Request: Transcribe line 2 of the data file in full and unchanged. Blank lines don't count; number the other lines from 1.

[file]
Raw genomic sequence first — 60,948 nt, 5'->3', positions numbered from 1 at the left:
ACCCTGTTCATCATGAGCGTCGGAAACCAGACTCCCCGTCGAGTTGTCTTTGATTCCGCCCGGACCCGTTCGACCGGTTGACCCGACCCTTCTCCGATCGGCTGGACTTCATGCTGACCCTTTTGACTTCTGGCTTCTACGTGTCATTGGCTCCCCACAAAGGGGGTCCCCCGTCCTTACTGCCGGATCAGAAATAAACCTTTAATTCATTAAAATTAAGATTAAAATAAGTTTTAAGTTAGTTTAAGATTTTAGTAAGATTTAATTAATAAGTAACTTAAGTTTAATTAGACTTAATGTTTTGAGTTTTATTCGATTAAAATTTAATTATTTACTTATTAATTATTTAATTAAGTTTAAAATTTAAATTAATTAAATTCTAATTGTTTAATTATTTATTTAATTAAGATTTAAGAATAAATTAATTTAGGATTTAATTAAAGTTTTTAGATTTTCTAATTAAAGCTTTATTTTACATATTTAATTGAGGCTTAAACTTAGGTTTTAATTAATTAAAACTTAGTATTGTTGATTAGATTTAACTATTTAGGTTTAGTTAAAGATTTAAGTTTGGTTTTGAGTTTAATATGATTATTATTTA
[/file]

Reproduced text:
ACCCTGTTCATCATGAGCGTCGGAAACCAGACTCCCCGTCGAGTTGTCTTTGATTCCGCCCGGACCCGTTCGACCGGTTGACCCGACCCTTCTCCGATCGGCTGGACTTCATGCTGACCCTTTTGACTTCTGGCTTCTACGTGTCATTGGCTCCCCACAAAGGGGGTCCCCCGTCCTTACTGCCGGATCAGAAATAAACCTTTAATTCATTAAAATTAAGATTAAAATAAGTTTTAAGTTAGTTTAAGATTTTAGTAAGATTTAATTAATAAGTAACTTAAGTTTAATTAGACTTAATGTTTTGAGTTTTATTCGATTAAAATTTAATTATTTACTTATTAATTATTTAATTAAGTTTAAAATTTAAATTAATTAAATTCTAATTGTTTAATTATTTATTTAATTAAGATTTAAGAATAAATTAATTTAGGATTTAATTAAAGTTTTTAGATTTTCTAATTAAAGCTTTATTTTACATATTTAATTGAGGCTTAAACTTAGGTTTTAATTAATTAAAACTTAGTATTGTTGATTAGATTTAACTATTTAGGTTTAGTTAAAGATTTAAGTTTGGTTTTGAGTTTAATATGATTATTATTTA